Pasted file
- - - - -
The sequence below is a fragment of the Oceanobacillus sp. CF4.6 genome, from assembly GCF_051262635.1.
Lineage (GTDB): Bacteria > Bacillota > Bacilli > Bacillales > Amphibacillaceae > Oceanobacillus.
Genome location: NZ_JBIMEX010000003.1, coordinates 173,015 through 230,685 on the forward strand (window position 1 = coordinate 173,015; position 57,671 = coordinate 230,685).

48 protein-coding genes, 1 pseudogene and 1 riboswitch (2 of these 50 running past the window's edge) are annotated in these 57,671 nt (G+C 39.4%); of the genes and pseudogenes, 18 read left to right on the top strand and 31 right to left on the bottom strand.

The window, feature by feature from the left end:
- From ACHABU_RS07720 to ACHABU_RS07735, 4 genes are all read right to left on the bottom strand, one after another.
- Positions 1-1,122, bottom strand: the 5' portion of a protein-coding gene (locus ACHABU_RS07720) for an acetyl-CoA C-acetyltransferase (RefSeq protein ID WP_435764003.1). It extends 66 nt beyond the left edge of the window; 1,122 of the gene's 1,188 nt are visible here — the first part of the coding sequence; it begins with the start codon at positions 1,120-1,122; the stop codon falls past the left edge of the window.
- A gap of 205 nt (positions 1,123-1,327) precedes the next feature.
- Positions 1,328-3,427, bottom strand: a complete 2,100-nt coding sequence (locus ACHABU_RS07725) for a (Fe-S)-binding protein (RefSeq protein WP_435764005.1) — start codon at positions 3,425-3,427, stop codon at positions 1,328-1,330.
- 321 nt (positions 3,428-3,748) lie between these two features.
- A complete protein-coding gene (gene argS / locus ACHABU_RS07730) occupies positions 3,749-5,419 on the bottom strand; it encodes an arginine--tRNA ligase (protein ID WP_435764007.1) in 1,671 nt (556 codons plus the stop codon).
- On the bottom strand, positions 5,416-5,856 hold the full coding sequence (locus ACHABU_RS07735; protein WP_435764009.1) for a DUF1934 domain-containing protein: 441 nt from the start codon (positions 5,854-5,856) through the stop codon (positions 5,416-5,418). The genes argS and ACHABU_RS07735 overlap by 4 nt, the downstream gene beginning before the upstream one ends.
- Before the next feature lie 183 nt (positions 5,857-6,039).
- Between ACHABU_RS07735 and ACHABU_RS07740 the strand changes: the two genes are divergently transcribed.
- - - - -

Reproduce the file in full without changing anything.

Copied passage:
The sequence below is a fragment of the Oceanobacillus sp. CF4.6 genome, from assembly GCF_051262635.1.
Lineage (GTDB): Bacteria > Bacillota > Bacilli > Bacillales > Amphibacillaceae > Oceanobacillus.
Genome location: NZ_JBIMEX010000003.1, coordinates 173,015 through 230,685 on the forward strand (window position 1 = coordinate 173,015; position 57,671 = coordinate 230,685).

48 protein-coding genes, 1 pseudogene and 1 riboswitch (2 of these 50 running past the window's edge) are annotated in these 57,671 nt (G+C 39.4%); of the genes and pseudogenes, 18 read left to right on the top strand and 31 right to left on the bottom strand.

The window, feature by feature from the left end:
- From ACHABU_RS07720 to ACHABU_RS07735, 4 genes are all read right to left on the bottom strand, one after another.
- Positions 1-1,122, bottom strand: the 5' portion of a protein-coding gene (locus ACHABU_RS07720) for an acetyl-CoA C-acetyltransferase (RefSeq protein ID WP_435764003.1). It extends 66 nt beyond the left edge of the window; 1,122 of the gene's 1,188 nt are visible here — the first part of the coding sequence; it begins with the start codon at positions 1,120-1,122; the stop codon falls past the left edge of the window.
- A gap of 205 nt (positions 1,123-1,327) precedes the next feature.
- Positions 1,328-3,427, bottom strand: a complete 2,100-nt coding sequence (locus ACHABU_RS07725) for a (Fe-S)-binding protein (RefSeq protein WP_435764005.1) — start codon at positions 3,425-3,427, stop codon at positions 1,328-1,330.
- 321 nt (positions 3,428-3,748) lie between these two features.
- A complete protein-coding gene (gene argS / locus ACHABU_RS07730) occupies positions 3,749-5,419 on the bottom strand; it encodes an arginine--tRNA ligase (protein ID WP_435764007.1) in 1,671 nt (556 codons plus the stop codon).
- On the bottom strand, positions 5,416-5,856 hold the full coding sequence (locus ACHABU_RS07735; protein WP_435764009.1) for a DUF1934 domain-containing protein: 441 nt from the start codon (positions 5,854-5,856) through the stop codon (positions 5,416-5,418). The genes argS and ACHABU_RS07735 overlap by 4 nt, the downstream gene beginning before the upstream one ends.
- Before the next feature lie 183 nt (positions 5,857-6,039).
- Between ACHABU_RS07735 and ACHABU_RS07740 the strand changes: the two genes are divergently transcribed.